US, China finally agree to halt levy of new tariffs for 90 days
During this period, the two nations will discuss contentious issues related to trade, technology transfer
Geneva: The standstill agreement reached between US President Donald Trump and Chinese President Xi Jinping on the margins of the G20 leaders’ meeting in Buenos Aires on Saturday will defer the imposition of tit-for-tat tariffs by the two countries for the next 90 days.
During this period ending 1 March 2019, negotiators from the US and China will hold intense discussions to resolve their differences over a range of issues covering technology to trade-related barriers, which have a direct bearing on the proposed reforms of the World Trade Organization (WTO), said sherpas, speaking under condition of anonymity.
“It is a very basic agreement between China and the US to try and find common ground on some of the most difficult issues concerning forced transfer of technology, doing away with industrial subsidies as well as state-owned enterprises, enhanced intellectual property provisions for stopping the alleged theft of technologies and so on,” said one of the sherpas cited above who took part in the G20 meeting in Buenos Aires.
The trade war between the two countries is not over yet as President Trump merely agreed not to impose the proposed 25% tariffs on imports of $200 billion Chinese goods from 1 January, the sherpa said on condition of anonymity. It is a 50-50 deal that can still unravel in the next three months, the sherpa added.
According to a White House statement issued after the Trump-Xi dinner at Park Hyatt hotel, the two nations will discuss several contentious issues centering Chinese trade and economic policies within the next three months. Following those meetings, the US will decide whether to drop the proposed additional tariffs of 25% on $200 billion Chinese goods or slap them from 1 March 2019. As an immediate relief for President Trump, China has indicated its intention to purchase a “very substantial” amount of agricultural and industrial goods, including energy items.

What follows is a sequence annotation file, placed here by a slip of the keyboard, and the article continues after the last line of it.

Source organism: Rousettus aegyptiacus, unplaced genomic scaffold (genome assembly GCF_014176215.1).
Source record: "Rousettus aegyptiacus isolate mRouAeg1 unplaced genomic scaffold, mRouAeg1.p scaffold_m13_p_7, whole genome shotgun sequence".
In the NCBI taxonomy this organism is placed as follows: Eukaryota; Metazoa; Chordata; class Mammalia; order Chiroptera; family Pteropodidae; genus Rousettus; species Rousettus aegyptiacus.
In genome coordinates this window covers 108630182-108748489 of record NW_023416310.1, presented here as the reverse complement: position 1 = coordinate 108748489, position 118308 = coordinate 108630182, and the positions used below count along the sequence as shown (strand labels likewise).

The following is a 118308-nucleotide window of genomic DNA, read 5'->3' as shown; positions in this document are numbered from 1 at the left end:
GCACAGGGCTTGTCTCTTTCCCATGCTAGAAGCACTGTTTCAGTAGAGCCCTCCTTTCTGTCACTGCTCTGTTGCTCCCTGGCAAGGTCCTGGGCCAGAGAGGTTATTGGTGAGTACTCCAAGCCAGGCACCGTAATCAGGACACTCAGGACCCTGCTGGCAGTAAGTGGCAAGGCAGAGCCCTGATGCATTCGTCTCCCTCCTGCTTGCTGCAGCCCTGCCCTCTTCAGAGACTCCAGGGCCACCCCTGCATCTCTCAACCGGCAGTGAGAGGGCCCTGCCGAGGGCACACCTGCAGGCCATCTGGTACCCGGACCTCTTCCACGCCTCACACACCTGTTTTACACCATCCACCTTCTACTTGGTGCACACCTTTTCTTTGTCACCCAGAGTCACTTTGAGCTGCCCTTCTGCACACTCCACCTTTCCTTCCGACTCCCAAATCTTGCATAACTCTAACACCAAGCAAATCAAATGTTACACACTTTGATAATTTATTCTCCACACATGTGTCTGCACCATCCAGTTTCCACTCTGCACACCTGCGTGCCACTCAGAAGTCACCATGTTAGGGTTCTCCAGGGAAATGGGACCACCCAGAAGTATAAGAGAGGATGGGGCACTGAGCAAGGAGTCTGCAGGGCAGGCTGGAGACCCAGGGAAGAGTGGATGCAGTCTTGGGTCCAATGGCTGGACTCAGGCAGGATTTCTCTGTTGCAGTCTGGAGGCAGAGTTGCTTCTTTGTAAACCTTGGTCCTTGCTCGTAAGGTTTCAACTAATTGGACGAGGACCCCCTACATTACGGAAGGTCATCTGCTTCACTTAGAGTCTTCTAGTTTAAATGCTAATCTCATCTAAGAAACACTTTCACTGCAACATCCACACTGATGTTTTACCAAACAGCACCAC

However, China also indicated that the two sides will only focus on removing all US tariffs and Chinese retaliatory tariffs. China, however, did not mention any impending deadline that would end on 1 March, said Chinese foreign minister Wang Yi and vice minister for commerce Wang Shouwen, according to a Wall Street Journal report.
Despite differences of interpretation about the agreement, the temporary reprieve has received mixed response. Linda Dempsey of the US National Association of Manufacturers welcomed the temporary truce for deferring immediate duties of 25% on Chinese goods. She told BBC on Sunday that differences ought to be resolved through negotiations instead of imposing tariffs on each other.
The US negotiating team—which includes China hawks such as US Trade Representative Ambassador Robert Lighthizer and David Navarro—is expected to hold the first round of meeting in mid-December. The US has already prepared a catalogue of issues including mandatory transfer of technology from some American semi-conductor firms, enhanced intellectual property protection, cyber intrusions and cyber theft.
China has its task cut out to ensure that the US doesn’t resort to another round of tariff hikes on 1 March, for which Beijing has to make substantial compromises. China has already said that it will agree to only those incremental issues for advancing global trade but not scrap its “developmental” policies.
Hours before the dinner meeting, the US and China had agreed on common language on “international trade and investment” in the “G20 leaders declaration: Building consensus for fair and sustainable development”. The declaration includes language on the “necessary reform of the WTO to improve its functioning.”
The US, which fiercely opposed any mention of keeping the markets open or fighting unilateral and protectionist measures in the declaration, had agreed to remove its cancelling language on “unfair” trade practices. During the meeting of the sherpas on Friday night, there was a long standoff over the mention of WTO reforms. South Africa and India had sought the deletion of the word “reforms” because of controversial implications, said another sherpa who attended the meeting. But India had agreed to drop its opposition to the mention of reforms, said the sherpa, who asked not to be identified.
At the insistence of the US, the G20 leaders had acknowledged in paragraph 27 of the Leaders’ statement that “the [multilateral trading] system is currently falling short of its objectives and there is room for improvement.” “We [the G20 Leaders] therefore support the necessary reform of the WTO to improve its functioning [and] we will review progress at out next Summit[in Tokyo, 2019].”
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